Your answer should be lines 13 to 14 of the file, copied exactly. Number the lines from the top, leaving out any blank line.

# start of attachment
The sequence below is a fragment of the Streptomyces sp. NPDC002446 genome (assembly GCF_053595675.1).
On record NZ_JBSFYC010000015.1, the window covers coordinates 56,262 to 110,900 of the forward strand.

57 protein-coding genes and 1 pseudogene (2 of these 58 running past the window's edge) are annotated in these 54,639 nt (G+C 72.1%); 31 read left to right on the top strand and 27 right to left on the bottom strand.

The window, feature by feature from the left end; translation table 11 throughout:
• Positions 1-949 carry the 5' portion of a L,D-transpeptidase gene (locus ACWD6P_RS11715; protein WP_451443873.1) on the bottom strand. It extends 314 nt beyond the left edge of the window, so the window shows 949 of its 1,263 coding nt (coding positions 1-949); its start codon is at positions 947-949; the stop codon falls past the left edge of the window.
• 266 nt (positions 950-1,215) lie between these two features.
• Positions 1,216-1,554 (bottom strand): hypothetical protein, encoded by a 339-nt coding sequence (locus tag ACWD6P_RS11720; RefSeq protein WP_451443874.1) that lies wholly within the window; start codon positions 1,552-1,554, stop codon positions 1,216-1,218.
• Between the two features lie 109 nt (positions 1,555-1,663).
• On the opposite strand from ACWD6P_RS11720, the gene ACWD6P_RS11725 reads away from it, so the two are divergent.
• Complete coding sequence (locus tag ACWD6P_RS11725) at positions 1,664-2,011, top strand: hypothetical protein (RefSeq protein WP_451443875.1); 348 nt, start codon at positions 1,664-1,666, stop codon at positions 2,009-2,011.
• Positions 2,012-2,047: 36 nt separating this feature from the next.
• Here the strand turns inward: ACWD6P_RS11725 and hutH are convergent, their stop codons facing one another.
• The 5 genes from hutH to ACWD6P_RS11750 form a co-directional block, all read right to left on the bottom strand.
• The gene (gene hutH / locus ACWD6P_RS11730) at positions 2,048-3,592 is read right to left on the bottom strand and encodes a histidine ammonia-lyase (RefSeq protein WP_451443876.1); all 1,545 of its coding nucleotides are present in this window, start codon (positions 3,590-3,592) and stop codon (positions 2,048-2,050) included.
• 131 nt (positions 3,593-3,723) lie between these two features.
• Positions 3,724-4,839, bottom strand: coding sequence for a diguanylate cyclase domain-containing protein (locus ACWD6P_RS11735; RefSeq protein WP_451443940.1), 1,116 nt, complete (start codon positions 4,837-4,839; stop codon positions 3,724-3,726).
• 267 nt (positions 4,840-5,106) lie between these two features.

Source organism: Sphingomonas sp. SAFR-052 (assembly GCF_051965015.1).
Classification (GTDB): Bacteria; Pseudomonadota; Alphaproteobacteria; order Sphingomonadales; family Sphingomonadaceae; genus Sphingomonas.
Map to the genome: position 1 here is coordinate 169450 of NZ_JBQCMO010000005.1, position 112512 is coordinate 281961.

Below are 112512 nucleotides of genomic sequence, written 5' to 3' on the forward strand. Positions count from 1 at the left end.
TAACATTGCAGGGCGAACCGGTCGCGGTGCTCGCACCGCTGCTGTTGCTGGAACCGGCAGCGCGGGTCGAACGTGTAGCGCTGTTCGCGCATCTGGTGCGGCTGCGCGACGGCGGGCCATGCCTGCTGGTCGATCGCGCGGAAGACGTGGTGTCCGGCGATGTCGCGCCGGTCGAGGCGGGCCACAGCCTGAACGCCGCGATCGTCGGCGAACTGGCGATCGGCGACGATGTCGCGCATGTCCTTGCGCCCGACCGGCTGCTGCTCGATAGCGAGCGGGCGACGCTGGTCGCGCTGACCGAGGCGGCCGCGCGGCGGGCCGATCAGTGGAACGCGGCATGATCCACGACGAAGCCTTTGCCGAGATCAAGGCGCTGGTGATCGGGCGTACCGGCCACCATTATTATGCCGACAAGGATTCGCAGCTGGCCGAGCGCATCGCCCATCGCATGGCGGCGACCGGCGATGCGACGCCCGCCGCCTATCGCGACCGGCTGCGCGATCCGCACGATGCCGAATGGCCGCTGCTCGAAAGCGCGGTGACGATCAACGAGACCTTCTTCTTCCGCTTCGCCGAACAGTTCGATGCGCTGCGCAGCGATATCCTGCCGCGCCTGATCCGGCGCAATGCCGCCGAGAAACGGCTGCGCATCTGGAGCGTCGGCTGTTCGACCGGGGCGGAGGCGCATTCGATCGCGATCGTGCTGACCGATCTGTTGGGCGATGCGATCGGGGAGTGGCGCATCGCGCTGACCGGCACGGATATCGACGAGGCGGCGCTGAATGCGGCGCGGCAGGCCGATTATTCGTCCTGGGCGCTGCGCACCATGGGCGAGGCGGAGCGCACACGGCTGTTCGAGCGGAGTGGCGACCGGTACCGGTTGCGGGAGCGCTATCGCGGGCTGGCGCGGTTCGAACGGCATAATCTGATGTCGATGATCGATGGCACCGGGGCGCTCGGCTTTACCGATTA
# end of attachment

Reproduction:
• The 5 genes from hutH to ACWD6P_RS11750 form a co-directional block, all read right to left on the bottom strand.
• The gene (gene hutH / locus ACWD6P_RS11730) at positions 2,048-3,592 is read right to left on the bottom strand and encodes a histidine ammonia-lyase (RefSeq protein WP_451443876.1); all 1,545 of its coding nucleotides are present in this window, start codon (positions 3,590-3,592) and stop codon (positions 2,048-2,050) included.